The Marble Falls Trail leads to the cascading Marble Fork of the Kaweah River in a deep gorge just west from Giant Forest in Sequoia National Park. While the park is famous for the big trees and the high country, this trail features the foothills, which include chaparral, riparian, and oak woodland ecosystems.
Elevation Gained: 1,200′
Critters: Two black bears
Aside from the popularity of the campgrounds, the foothills of Sequoia National Park remain relatively under-visited. The two campgrounds here, Potwisha and Buckeye Flat, see their share of visitors, but the modest network of trails here often goes ignored. This is partially because the scenery is less spectacular than that of the classic mountain scenery at the higher elevations and partially because the temperature during the summer is often in the 90’s to 100’s.
That’s not to say this part of the park is without its charms. The foothills include deep canyons gorged out by the Kaweah River, which is one of the major watersheds of the Sierras, draining Giant Forest, Tokopah Valley, Mineral King, and the Great Western Divide. Kaweah Canyon itself is deeper than the Grand Canyon, though far less broad. The nearby Marble Fork of the Kaweah cuts a smaller, but still impressive gorge through which one can hike to a long, cascading waterfall.
This trail runs mainly through chaparral and oak woodland, which alternate according to which direction the slope faces. The cooler north-facing slopes are sheltered by oaks, bays, buckeye, maples, and sycamores, while the hotter, dryer south-facing slopes are clothed in chamise and manzanita. This ecosystem is common through most low-lying Southern California mountain ranges, but the diversity is greater at Sequoia due to the greater rainfall.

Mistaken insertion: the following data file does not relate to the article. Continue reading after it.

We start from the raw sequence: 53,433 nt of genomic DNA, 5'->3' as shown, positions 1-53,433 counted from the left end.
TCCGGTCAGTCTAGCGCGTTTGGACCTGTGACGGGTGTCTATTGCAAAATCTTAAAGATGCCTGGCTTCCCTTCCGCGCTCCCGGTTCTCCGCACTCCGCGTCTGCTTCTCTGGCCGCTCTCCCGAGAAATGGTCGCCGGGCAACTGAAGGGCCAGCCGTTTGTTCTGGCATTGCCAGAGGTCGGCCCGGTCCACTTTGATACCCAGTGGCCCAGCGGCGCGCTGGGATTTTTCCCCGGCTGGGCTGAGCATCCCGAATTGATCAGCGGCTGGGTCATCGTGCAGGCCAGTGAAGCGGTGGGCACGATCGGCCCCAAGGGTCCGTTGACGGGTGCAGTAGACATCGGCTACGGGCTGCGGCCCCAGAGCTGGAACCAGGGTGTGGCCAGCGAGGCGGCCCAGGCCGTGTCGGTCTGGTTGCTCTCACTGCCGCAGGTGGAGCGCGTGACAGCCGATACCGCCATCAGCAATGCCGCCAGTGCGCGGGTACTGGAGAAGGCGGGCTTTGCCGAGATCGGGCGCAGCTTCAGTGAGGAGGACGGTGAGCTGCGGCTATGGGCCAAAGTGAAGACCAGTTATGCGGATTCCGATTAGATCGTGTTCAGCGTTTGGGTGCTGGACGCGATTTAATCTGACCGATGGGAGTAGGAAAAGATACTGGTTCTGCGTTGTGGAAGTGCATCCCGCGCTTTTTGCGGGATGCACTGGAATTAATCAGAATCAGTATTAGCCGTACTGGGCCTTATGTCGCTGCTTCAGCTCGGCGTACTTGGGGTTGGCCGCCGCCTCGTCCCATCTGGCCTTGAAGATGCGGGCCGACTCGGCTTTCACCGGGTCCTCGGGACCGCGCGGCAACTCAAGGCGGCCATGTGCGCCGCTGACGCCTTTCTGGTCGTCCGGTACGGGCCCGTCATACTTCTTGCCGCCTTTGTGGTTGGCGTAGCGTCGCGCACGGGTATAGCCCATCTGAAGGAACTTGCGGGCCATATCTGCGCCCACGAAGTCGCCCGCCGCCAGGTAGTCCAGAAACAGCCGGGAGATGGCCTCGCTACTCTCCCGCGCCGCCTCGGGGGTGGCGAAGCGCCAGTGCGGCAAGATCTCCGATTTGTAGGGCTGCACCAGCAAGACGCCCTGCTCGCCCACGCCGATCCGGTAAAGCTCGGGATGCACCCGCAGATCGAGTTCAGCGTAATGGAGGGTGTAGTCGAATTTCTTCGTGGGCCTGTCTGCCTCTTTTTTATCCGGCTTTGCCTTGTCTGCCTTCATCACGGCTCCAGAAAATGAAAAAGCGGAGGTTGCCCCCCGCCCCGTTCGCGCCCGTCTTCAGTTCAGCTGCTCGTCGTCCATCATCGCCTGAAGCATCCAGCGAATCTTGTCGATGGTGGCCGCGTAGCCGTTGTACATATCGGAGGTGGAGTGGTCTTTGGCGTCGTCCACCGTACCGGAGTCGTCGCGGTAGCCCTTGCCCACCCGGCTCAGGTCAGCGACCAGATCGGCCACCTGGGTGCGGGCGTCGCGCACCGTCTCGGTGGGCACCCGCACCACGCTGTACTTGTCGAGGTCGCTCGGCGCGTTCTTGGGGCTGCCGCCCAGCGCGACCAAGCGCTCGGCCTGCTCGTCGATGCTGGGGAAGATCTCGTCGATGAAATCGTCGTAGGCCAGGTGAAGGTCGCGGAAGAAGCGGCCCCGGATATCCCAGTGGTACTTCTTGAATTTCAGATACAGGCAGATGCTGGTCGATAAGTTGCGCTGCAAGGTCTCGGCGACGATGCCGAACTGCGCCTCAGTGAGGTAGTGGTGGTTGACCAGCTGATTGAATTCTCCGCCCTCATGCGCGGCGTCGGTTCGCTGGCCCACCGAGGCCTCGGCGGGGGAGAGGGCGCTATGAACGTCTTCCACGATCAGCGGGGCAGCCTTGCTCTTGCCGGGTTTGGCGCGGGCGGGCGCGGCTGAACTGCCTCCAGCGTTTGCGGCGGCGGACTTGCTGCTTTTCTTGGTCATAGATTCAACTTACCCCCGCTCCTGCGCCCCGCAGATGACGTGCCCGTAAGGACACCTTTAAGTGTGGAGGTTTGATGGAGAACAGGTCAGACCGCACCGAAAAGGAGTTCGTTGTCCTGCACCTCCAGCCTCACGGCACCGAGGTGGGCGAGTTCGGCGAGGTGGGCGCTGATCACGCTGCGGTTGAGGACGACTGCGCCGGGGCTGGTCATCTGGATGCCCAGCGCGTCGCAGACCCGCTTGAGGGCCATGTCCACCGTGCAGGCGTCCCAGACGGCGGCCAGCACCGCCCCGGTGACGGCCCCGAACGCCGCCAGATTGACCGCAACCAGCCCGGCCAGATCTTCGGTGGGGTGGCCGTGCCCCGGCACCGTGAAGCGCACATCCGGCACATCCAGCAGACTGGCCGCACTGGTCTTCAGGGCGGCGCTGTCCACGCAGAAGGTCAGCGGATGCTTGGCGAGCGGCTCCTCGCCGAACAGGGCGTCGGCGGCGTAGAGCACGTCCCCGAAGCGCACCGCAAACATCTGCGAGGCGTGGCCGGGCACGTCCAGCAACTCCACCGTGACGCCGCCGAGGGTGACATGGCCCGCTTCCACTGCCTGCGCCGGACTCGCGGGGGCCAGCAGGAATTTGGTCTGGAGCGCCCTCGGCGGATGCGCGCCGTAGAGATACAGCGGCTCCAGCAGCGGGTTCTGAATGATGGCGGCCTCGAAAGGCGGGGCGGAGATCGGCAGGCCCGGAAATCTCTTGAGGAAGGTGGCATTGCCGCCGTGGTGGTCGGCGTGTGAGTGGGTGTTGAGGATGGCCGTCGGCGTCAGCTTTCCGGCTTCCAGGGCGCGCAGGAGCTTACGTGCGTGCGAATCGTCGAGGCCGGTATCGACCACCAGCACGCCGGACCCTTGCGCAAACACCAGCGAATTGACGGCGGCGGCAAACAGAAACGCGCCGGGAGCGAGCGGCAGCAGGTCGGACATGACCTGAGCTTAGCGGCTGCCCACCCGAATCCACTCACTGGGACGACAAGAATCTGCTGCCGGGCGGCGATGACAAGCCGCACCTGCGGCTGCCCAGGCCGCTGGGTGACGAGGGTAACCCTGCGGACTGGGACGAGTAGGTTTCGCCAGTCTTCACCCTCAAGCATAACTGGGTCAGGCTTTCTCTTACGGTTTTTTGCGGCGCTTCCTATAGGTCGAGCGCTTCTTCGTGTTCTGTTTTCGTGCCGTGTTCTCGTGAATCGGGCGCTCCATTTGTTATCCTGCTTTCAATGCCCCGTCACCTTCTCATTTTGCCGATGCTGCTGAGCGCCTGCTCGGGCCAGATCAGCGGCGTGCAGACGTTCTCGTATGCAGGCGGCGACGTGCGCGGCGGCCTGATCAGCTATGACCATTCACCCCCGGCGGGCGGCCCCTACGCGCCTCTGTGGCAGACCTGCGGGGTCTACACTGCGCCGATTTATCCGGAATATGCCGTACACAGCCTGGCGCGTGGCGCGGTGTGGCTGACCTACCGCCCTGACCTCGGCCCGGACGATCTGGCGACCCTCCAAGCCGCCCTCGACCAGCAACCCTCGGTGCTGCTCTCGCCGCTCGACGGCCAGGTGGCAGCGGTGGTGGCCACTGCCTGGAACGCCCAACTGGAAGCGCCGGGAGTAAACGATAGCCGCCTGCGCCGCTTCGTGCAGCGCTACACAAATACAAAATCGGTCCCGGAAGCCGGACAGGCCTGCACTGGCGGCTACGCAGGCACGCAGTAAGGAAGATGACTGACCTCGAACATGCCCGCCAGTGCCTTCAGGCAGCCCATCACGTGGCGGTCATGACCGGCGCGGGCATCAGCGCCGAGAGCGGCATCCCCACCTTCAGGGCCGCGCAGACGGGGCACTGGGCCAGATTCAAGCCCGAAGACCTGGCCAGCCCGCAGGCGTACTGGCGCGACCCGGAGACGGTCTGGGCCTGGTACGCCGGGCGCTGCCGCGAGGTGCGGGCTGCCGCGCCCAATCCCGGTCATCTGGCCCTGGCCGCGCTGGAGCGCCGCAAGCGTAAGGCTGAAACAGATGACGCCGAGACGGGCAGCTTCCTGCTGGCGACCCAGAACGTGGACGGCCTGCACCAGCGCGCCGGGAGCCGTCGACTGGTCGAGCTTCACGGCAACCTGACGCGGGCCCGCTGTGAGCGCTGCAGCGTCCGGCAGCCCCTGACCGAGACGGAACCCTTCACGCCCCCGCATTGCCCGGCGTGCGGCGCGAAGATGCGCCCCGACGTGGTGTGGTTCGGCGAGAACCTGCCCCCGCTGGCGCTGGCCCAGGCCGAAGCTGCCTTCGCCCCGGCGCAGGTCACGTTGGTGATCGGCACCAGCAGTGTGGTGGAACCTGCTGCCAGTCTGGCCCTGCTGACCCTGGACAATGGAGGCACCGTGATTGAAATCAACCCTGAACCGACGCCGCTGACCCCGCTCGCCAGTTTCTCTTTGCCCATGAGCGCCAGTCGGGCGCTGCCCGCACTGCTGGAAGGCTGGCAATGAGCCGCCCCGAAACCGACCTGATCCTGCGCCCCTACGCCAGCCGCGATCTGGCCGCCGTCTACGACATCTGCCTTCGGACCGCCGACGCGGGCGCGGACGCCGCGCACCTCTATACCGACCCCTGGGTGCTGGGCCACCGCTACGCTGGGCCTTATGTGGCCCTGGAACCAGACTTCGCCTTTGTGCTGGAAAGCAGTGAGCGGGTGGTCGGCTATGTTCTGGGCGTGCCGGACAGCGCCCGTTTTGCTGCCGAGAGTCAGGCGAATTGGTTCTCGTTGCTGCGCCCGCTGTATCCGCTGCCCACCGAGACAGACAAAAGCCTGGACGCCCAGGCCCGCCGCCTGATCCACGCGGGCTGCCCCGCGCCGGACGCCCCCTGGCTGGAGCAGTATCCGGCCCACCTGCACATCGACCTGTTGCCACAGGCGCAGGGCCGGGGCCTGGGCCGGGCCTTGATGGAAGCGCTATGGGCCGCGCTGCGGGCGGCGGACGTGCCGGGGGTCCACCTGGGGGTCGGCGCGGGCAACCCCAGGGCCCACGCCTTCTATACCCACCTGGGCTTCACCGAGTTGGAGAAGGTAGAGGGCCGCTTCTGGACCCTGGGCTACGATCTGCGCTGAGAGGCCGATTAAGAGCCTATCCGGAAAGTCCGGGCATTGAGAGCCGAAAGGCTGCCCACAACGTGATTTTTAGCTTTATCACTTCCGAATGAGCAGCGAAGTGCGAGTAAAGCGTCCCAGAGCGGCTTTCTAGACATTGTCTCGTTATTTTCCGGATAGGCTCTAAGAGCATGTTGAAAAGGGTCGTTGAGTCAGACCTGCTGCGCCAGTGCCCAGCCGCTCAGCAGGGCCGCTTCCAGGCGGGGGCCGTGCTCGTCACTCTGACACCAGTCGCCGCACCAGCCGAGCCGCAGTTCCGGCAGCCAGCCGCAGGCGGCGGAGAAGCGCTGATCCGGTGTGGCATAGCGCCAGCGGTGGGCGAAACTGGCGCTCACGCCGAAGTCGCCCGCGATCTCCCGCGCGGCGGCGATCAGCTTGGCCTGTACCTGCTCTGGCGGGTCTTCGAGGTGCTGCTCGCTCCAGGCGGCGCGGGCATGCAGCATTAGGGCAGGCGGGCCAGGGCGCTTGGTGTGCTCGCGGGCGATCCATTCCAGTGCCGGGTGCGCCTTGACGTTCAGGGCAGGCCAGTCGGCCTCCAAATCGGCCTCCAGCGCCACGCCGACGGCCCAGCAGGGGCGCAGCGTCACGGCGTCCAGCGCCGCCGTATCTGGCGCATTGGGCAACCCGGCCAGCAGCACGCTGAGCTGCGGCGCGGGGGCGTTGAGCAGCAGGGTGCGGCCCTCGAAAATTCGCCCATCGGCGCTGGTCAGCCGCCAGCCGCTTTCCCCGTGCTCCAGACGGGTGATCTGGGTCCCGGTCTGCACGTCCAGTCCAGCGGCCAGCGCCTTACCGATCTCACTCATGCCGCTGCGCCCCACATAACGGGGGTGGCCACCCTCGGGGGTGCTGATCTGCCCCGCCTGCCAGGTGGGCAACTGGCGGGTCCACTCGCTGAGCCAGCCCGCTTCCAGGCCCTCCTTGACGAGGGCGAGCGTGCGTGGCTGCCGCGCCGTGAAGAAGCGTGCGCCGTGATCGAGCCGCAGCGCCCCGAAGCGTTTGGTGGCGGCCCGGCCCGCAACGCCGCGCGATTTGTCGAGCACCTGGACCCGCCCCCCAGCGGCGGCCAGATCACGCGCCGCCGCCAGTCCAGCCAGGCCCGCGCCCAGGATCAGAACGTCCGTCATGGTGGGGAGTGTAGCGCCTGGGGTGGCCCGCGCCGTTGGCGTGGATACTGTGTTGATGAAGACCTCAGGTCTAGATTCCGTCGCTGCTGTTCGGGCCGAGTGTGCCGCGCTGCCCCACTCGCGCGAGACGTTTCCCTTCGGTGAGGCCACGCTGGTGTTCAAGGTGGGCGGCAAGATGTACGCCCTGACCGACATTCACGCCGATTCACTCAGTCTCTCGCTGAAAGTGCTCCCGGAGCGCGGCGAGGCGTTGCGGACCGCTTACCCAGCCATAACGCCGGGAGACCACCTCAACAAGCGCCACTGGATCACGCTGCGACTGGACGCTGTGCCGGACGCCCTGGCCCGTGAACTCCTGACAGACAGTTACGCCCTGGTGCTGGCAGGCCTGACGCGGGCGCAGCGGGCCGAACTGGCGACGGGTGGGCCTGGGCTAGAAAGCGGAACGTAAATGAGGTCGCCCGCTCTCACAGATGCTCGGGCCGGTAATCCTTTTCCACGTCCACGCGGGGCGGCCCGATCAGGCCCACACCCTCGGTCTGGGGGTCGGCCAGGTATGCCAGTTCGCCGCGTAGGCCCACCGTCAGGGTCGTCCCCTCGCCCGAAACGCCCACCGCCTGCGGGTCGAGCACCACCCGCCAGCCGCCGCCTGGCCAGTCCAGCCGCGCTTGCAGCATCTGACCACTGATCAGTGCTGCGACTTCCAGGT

Kyle and I hiked this trail on a particularly cold January day during a storm system that had deposited snow at elevations below 3,000′. Patches of snow accumulation remained on the north-facing slopes, and a heavy layer of low-lying clouds blocked out the sun above us. It was cold – so much so that it started to snow lightly on our return trip.
We didn’t make it to the waterfall due to the late start, but we had a pretty good view from our turn-around point. The turn-around point itself marked a part of the trail where the scenery really started to get interesting, as the trail entered an amphitheater dusted with snow and crowned with conifers. This would be a great trail to take in the springtime when the chaparral is in bloom, the waterfall is at maximum flow, and the weather is warm and clear.
We wrapped up our hike at our campsite at Potwisha Campground, which is the lowest of the campgrounds at Sequoia. The campground itself is nice enough, but it would be a furnace in the summer. Nearby Buckeye Flat is more secluded and shaded, and is preferable for those reasons. Potwisha is also first-come, first-serve, so staying here would be more a matter of luck or necessity should the upper elevation campgrounds be full. Not a bad little campground, though, especially during times of the year when it doesn’t dip below 20 degrees during the night.